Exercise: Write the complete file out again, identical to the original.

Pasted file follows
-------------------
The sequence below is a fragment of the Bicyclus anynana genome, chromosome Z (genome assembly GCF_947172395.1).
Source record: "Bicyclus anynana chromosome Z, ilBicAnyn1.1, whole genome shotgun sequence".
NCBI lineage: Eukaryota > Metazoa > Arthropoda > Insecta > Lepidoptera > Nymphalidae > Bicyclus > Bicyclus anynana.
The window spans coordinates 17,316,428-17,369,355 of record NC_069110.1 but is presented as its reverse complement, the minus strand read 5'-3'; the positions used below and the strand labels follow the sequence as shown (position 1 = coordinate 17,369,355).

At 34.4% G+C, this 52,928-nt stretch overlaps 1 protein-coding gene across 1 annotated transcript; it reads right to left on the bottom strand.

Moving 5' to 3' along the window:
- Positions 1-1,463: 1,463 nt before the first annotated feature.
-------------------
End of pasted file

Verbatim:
The sequence below is a fragment of the Bicyclus anynana genome, chromosome Z (genome assembly GCF_947172395.1).
Source record: "Bicyclus anynana chromosome Z, ilBicAnyn1.1, whole genome shotgun sequence".
NCBI lineage: Eukaryota > Metazoa > Arthropoda > Insecta > Lepidoptera > Nymphalidae > Bicyclus > Bicyclus anynana.
The window spans coordinates 17,316,428-17,369,355 of record NC_069110.1 but is presented as its reverse complement, the minus strand read 5'-3'; the positions used below and the strand labels follow the sequence as shown (position 1 = coordinate 17,369,355).

At 34.4% G+C, this 52,928-nt stretch overlaps 1 protein-coding gene across 1 annotated transcript; it reads right to left on the bottom strand.

Moving 5' to 3' along the window:
- Positions 1-1,463: 1,463 nt before the first annotated feature.